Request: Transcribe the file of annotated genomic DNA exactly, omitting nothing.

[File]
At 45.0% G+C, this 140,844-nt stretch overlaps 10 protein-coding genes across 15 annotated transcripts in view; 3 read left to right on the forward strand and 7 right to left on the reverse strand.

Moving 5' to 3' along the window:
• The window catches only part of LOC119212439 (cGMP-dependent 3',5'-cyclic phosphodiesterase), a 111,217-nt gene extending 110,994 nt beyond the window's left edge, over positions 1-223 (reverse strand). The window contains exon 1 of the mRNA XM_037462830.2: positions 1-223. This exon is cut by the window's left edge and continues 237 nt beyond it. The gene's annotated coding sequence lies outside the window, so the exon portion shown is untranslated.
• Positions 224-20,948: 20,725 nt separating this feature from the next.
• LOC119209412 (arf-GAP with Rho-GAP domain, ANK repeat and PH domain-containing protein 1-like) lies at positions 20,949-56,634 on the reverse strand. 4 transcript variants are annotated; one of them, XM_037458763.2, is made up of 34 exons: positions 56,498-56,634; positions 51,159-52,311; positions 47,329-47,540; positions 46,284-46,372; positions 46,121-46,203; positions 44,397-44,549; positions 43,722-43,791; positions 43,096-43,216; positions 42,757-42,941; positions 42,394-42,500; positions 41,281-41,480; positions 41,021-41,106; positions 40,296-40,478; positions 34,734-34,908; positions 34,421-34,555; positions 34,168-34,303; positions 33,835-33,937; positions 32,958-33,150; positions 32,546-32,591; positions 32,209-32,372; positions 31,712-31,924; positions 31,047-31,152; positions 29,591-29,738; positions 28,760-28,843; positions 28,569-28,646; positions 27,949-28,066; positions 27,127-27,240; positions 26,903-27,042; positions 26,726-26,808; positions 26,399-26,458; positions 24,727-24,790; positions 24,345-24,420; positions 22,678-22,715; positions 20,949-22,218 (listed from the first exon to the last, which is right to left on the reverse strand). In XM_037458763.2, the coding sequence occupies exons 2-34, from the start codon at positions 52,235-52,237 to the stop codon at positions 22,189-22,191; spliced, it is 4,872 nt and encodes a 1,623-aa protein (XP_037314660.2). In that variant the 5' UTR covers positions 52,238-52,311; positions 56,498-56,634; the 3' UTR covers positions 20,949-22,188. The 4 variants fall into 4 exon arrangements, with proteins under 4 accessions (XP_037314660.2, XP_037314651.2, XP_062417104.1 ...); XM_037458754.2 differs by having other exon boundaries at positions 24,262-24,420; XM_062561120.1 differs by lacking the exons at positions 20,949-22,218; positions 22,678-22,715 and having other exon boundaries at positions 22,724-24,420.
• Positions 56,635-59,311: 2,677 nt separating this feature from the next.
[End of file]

At 45.0% G+C, this 140,844-nt stretch overlaps 10 protein-coding genes across 15 annotated transcripts in view; 3 read left to right on the forward strand and 7 right to left on the reverse strand.

Moving 5' to 3' along the window:
• The window catches only part of LOC119212439 (cGMP-dependent 3',5'-cyclic phosphodiesterase), a 111,217-nt gene extending 110,994 nt beyond the window's left edge, over positions 1-223 (reverse strand). The window contains exon 1 of the mRNA XM_037462830.2: positions 1-223. This exon is cut by the window's left edge and continues 237 nt beyond it. The gene's annotated coding sequence lies outside the window, so the exon portion shown is untranslated.
• Positions 224-20,948: 20,725 nt separating this feature from the next.
• LOC119209412 (arf-GAP with Rho-GAP domain, ANK repeat and PH domain-containing protein 1-like) lies at positions 20,949-56,634 on the reverse strand. 4 transcript variants are annotated; one of them, XM_037458763.2, is made up of 34 exons: positions 56,498-56,634; positions 51,159-52,311; positions 47,329-47,540; positions 46,284-46,372; positions 46,121-46,203; positions 44,397-44,549; positions 43,722-43,791; positions 43,096-43,216; positions 42,757-42,941; positions 42,394-42,500; positions 41,281-41,480; positions 41,021-41,106; positions 40,296-40,478; positions 34,734-34,908; positions 34,421-34,555; positions 34,168-34,303; positions 33,835-33,937; positions 32,958-33,150; positions 32,546-32,591; positions 32,209-32,372; positions 31,712-31,924; positions 31,047-31,152; positions 29,591-29,738; positions 28,760-28,843; positions 28,569-28,646; positions 27,949-28,066; positions 27,127-27,240; positions 26,903-27,042; positions 26,726-26,808; positions 26,399-26,458; positions 24,727-24,790; positions 24,345-24,420; positions 22,678-22,715; positions 20,949-22,218 (listed from the first exon to the last, which is right to left on the reverse strand). In XM_037458763.2, the coding sequence occupies exons 2-34, from the start codon at positions 52,235-52,237 to the stop codon at positions 22,189-22,191; spliced, it is 4,872 nt and encodes a 1,623-aa protein (XP_037314660.2). In that variant the 5' UTR covers positions 52,238-52,311; positions 56,498-56,634; the 3' UTR covers positions 20,949-22,188. The 4 variants fall into 4 exon arrangements, with proteins under 4 accessions (XP_037314660.2, XP_037314651.2, XP_062417104.1 ...); XM_037458754.2 differs by having other exon boundaries at positions 24,262-24,420; XM_062561120.1 differs by lacking the exons at positions 20,949-22,218; positions 22,678-22,715 and having other exon boundaries at positions 22,724-24,420.
• Positions 56,635-59,311: 2,677 nt separating this feature from the next.